After I wrote my review on several WYSIWYG editors that Linux folks might want to use to hone their HTML and CSS skills, I got several aggressive suggestions for additional products and tools. It was an offer I could not refuse, and you might want to narrate this in a slightly asthmatic voice of Marlon Brando, plus the accent.
Today, we shall expand. And the interesting part it, we’re going deep space, into the Nerdon Nebula, where you get to meet LaTeX-like syntax and similar cool stuff. But the idea is, you will gain a big, fat notch on your proverbial Linux and HTML belts, and this knowledge ought to come useful one day. Let’s continue then, mastering HTML the fun way.
This is an open-source, cross-platform text editor, originally developed by Adobe Systems, and now community maintained. It’s not available in the repositories, but the installation is pretty simple and straightforward. The main view is a little unorthodox, compared to most products you know, with a sidebar for your projects and files rather than a standard tabbed interface. It looks and feels a little spartan, and right away, you do get a feeling it’s more oriented toward skilled users, somewhat like Bluefish.
The system menu is rich, and it comes with a lot of options, all accompanied with shortcuts, so you can get really productive. Some of the features are the kind you expect from any decent piece of software. Others are a little more elaborate and advanced. The debug set is pretty impressive. It allows you to reload the editor with or without its extensions – and yes, there are extensions available, somewhat like Notepad++, you can switch language, check performance data, and more.
Much like the aforementioned Notepad++, Brackets offers a variety of extensions, which can enhance the basic behavior. The extensions cover a lot of stuff, like the ability to parse CSS, enforce strict code, use various templates, change theme and background, add annotations, work with regular expressions, and more.
This is one of the more interesting features of this text editor, but it also comes with a big disclaimer. First, you must have Google Chrome installed, because it’s the only browser that Brackets will use to preview data. It will continuously feed changes in your text file to the browser, so you do literally get a live preview. However, this function won’t work if your code does not have a valid syntax, which kind of forces you to write nice, neat, compliant HTML, and you can only preview a single page at a time. So this isn’t a true WYSIWYG, and it’s more like what Bluefish does than other classic editors, and overall, the functionality isn’t that mind blowing, despite its lively [sic] nature.
For me, this feature was sort of a hit and miss and then explode randomly thing. It took me a while to figure out the problem with Chrome connectivity, because you sure don’t expect that kind of limitations. Moreover, I normally avoid reading about products beforehand, so that I can discover how easy and intuitive they are.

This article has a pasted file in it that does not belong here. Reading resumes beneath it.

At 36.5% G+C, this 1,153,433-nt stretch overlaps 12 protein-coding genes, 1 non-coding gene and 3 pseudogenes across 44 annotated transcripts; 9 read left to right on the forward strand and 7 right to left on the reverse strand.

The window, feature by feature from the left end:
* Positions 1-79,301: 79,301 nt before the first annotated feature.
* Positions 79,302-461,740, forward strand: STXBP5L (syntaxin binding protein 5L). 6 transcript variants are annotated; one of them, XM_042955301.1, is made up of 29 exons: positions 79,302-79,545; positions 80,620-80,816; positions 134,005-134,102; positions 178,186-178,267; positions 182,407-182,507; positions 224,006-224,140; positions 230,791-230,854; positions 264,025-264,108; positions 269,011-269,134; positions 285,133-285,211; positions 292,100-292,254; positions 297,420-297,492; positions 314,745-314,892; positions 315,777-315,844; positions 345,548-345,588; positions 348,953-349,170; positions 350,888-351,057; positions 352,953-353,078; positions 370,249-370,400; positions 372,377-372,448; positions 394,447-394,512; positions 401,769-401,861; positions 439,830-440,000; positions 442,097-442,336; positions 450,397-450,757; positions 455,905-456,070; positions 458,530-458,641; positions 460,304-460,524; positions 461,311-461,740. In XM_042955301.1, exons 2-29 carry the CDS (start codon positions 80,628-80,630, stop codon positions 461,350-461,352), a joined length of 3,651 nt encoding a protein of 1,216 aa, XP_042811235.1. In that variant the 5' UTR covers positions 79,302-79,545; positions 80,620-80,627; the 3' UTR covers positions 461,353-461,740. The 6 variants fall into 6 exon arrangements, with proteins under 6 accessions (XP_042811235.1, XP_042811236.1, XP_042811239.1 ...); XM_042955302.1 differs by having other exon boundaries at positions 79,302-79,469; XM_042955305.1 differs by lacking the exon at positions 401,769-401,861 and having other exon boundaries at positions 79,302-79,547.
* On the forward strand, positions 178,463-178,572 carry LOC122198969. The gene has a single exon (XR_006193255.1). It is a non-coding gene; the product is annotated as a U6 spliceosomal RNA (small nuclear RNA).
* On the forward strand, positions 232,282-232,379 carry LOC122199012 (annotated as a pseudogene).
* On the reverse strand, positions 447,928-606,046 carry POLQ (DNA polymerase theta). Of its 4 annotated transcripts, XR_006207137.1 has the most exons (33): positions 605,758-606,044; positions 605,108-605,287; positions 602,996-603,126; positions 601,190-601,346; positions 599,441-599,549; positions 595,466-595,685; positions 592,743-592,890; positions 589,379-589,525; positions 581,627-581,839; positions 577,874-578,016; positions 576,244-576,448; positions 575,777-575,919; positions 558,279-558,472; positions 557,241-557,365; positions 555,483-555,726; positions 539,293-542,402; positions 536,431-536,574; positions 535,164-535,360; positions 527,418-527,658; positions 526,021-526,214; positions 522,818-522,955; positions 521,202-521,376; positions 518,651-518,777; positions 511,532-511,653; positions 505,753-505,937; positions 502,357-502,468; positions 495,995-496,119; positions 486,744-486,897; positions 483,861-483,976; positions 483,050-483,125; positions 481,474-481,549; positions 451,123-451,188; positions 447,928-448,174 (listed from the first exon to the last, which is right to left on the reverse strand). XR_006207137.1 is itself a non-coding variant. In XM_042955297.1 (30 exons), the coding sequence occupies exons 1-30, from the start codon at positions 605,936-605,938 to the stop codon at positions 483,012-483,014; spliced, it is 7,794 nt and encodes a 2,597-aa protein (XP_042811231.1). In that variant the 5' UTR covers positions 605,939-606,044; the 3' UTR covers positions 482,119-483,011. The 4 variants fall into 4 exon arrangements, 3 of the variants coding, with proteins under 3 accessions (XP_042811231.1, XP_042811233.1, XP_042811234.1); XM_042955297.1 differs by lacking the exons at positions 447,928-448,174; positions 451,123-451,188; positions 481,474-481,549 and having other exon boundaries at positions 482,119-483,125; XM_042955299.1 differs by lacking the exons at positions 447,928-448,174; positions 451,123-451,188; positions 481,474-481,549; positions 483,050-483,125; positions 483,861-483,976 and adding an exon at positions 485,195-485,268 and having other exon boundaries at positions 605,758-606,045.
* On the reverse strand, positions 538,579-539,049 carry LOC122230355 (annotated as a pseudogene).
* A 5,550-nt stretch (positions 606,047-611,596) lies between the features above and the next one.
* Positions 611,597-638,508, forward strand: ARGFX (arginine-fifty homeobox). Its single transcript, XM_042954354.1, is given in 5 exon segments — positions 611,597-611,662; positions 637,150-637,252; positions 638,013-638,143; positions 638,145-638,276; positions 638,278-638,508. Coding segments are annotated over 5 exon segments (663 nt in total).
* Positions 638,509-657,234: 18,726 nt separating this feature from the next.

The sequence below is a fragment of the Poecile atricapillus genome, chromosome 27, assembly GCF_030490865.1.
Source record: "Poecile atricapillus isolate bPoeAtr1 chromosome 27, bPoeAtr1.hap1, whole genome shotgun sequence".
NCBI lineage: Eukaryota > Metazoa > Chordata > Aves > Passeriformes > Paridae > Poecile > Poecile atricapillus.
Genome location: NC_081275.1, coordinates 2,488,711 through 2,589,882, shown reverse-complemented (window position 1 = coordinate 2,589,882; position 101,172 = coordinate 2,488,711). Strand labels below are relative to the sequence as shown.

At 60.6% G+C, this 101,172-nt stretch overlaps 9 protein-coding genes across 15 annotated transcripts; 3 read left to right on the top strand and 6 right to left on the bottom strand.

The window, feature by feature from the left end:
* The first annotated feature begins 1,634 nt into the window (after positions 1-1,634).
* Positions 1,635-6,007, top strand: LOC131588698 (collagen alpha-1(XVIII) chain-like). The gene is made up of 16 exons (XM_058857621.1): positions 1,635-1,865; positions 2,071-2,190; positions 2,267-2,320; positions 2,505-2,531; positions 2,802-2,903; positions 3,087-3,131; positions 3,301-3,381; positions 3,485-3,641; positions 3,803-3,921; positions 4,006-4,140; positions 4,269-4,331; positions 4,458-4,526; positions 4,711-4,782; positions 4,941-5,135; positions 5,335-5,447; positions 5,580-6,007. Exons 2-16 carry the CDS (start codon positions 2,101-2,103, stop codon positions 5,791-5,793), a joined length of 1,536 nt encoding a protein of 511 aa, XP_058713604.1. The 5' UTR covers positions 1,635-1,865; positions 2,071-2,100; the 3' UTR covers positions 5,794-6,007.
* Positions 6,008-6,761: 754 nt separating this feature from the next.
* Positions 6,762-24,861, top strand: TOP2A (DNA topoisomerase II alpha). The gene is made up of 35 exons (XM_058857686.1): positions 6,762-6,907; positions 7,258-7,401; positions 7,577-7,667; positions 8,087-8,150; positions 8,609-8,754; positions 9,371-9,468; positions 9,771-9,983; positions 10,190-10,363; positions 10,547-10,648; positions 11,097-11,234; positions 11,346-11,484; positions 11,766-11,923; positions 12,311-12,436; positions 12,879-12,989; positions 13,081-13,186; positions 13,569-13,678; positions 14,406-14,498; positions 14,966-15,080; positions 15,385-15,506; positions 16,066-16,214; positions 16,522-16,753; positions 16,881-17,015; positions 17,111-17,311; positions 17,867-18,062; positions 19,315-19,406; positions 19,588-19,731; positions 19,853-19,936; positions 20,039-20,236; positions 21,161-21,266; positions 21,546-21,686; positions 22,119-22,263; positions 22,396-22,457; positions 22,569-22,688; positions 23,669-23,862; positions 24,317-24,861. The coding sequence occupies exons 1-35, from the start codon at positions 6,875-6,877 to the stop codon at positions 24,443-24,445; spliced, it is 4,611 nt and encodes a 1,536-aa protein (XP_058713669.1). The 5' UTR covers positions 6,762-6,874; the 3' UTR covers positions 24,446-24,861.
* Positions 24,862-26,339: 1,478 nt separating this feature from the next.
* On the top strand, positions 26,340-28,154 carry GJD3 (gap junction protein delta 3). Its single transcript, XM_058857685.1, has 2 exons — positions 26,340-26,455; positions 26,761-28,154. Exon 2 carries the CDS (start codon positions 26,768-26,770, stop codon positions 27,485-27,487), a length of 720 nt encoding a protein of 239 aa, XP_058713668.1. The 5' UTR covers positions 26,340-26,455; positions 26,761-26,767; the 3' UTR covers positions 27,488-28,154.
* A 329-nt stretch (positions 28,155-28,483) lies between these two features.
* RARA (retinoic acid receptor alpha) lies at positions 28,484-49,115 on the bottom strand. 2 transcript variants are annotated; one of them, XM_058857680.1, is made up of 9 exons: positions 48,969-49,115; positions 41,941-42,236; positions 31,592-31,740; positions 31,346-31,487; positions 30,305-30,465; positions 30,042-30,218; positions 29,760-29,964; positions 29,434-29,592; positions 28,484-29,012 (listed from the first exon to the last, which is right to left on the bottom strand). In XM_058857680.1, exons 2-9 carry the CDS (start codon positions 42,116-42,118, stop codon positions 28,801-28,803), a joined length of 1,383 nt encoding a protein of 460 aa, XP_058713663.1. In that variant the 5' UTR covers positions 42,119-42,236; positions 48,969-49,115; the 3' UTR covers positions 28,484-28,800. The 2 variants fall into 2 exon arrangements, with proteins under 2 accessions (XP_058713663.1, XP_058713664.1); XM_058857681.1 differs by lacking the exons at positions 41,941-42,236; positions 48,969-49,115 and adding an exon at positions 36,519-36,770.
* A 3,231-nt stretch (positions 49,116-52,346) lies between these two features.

Eventually, you will get this running. Brackets is lenient when it comes to HTML code, and you don’t need full head and body declarations to get the necessary previews, but it can be a little restricting, and the constant switching between windows can make your eyes hurt. Then, Chrome crashed once or twice during the testing, so it’s not all peaches and lemons.
The one thing I really liked is the auto-closing of braces. This can really help you avoid errors when nesting multiple HTML objects, and then suddenly forgetting that one innocent </div>, and then you’re wondering why nothing is working as you expect. All in all, Brackets comes with a lot on its simple, unassuming gray plate, it’s rich in options and tools and extensions, but there are some rough, geeky edges about it that ought to be polished. I guess eventually, you can get to like the program and use it smoothly, but the curve is more bendy than with the typical, classic HTML editors we saw earlier. But then, you won’t ever be so cool using Compozer as you will be when running Brackets. Sort of.
Pandoc Markdown & StackEdit
This sounds like a name of a villain from a cheesy 80s movie. A rogue cousin of Lo Pan, and truth be told, it’s more or less true. What I’m going to show you now will jumpstart your career as a total nerd, on the peril of losing all contact with humanity. But it comes down to the following:
One, there’s a this thingie with a peculiar name called markdown, a markup language with plain text formatting syntax. It’s unto HTML what LaTeX is into itself, only the way code elements are declared is different. When using a markdown processor, you will get a nicely formatted HTML code. Then, you can write HTML in the first place, so why bother?
Exactly. The answer to this question is point number two. If you write markdown text, the way you write LaTeX, sometimes with the optional use of text processors like LyX, you avoid the need to worry about validity of output and layout, you just focus on the text. Indeed, markdown text can be translated into valid HTML, or converted into other document types in a strict manner, something you might not be able to do using your own code. To wit, you use pandoc, a command-line tool that we’ll play with shortly.